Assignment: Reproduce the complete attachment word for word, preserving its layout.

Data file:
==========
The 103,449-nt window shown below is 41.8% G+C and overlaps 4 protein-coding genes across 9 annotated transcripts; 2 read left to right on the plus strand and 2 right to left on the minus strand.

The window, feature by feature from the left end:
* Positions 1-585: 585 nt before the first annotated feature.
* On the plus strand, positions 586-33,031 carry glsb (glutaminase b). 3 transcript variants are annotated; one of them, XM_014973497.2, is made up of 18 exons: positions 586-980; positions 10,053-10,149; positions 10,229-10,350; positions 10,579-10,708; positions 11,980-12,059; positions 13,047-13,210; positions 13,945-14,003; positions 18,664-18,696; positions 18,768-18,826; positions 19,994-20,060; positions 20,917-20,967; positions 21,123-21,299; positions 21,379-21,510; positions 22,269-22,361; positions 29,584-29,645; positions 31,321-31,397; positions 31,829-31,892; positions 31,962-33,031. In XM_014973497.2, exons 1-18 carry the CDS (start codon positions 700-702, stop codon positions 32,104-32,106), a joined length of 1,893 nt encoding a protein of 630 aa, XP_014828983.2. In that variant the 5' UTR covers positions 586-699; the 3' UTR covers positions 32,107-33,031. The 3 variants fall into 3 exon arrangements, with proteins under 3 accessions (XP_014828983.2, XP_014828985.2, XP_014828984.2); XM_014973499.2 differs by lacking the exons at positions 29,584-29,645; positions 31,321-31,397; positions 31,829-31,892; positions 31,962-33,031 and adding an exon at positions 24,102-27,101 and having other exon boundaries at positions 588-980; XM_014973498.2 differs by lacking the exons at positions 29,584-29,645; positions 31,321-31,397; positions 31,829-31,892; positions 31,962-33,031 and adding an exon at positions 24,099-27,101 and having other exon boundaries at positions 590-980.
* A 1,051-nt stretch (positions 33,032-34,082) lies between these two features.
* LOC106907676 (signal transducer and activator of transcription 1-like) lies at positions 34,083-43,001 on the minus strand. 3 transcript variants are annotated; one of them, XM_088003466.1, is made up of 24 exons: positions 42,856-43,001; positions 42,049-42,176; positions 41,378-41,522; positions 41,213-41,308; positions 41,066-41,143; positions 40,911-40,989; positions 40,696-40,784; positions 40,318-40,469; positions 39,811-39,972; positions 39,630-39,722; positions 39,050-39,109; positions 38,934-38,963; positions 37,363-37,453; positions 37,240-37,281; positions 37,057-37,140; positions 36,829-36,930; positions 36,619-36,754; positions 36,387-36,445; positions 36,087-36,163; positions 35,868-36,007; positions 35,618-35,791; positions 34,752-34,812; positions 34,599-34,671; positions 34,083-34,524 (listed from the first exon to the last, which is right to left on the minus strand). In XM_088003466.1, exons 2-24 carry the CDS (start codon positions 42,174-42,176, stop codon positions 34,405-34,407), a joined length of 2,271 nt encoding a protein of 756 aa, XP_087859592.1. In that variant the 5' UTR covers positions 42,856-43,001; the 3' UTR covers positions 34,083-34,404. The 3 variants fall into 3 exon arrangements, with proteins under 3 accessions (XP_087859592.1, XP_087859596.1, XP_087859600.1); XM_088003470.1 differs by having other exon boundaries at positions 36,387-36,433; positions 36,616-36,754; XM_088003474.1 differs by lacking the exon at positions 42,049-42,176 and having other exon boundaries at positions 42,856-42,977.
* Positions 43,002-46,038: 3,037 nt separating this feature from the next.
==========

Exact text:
The 103,449-nt window shown below is 41.8% G+C and overlaps 4 protein-coding genes across 9 annotated transcripts; 2 read left to right on the plus strand and 2 right to left on the minus strand.

The window, feature by feature from the left end:
* Positions 1-585: 585 nt before the first annotated feature.
* On the plus strand, positions 586-33,031 carry glsb (glutaminase b). 3 transcript variants are annotated; one of them, XM_014973497.2, is made up of 18 exons: positions 586-980; positions 10,053-10,149; positions 10,229-10,350; positions 10,579-10,708; positions 11,980-12,059; positions 13,047-13,210; positions 13,945-14,003; positions 18,664-18,696; positions 18,768-18,826; positions 19,994-20,060; positions 20,917-20,967; positions 21,123-21,299; positions 21,379-21,510; positions 22,269-22,361; positions 29,584-29,645; positions 31,321-31,397; positions 31,829-31,892; positions 31,962-33,031. In XM_014973497.2, exons 1-18 carry the CDS (start codon positions 700-702, stop codon positions 32,104-32,106), a joined length of 1,893 nt encoding a protein of 630 aa, XP_014828983.2. In that variant the 5' UTR covers positions 586-699; the 3' UTR covers positions 32,107-33,031. The 3 variants fall into 3 exon arrangements, with proteins under 3 accessions (XP_014828983.2, XP_014828985.2, XP_014828984.2); XM_014973499.2 differs by lacking the exons at positions 29,584-29,645; positions 31,321-31,397; positions 31,829-31,892; positions 31,962-33,031 and adding an exon at positions 24,102-27,101 and having other exon boundaries at positions 588-980; XM_014973498.2 differs by lacking the exons at positions 29,584-29,645; positions 31,321-31,397; positions 31,829-31,892; positions 31,962-33,031 and adding an exon at positions 24,099-27,101 and having other exon boundaries at positions 590-980.
* A 1,051-nt stretch (positions 33,032-34,082) lies between these two features.
* LOC106907676 (signal transducer and activator of transcription 1-like) lies at positions 34,083-43,001 on the minus strand. 3 transcript variants are annotated; one of them, XM_088003466.1, is made up of 24 exons: positions 42,856-43,001; positions 42,049-42,176; positions 41,378-41,522; positions 41,213-41,308; positions 41,066-41,143; positions 40,911-40,989; positions 40,696-40,784; positions 40,318-40,469; positions 39,811-39,972; positions 39,630-39,722; positions 39,050-39,109; positions 38,934-38,963; positions 37,363-37,453; positions 37,240-37,281; positions 37,057-37,140; positions 36,829-36,930; positions 36,619-36,754; positions 36,387-36,445; positions 36,087-36,163; positions 35,868-36,007; positions 35,618-35,791; positions 34,752-34,812; positions 34,599-34,671; positions 34,083-34,524 (listed from the first exon to the last, which is right to left on the minus strand). In XM_088003466.1, exons 2-24 carry the CDS (start codon positions 42,174-42,176, stop codon positions 34,405-34,407), a joined length of 2,271 nt encoding a protein of 756 aa, XP_087859592.1. In that variant the 5' UTR covers positions 42,856-43,001; the 3' UTR covers positions 34,083-34,404. The 3 variants fall into 3 exon arrangements, with proteins under 3 accessions (XP_087859592.1, XP_087859596.1, XP_087859600.1); XM_088003470.1 differs by having other exon boundaries at positions 36,387-36,433; positions 36,616-36,754; XM_088003474.1 differs by lacking the exon at positions 42,049-42,176 and having other exon boundaries at positions 42,856-42,977.
* Positions 43,002-46,038: 3,037 nt separating this feature from the next.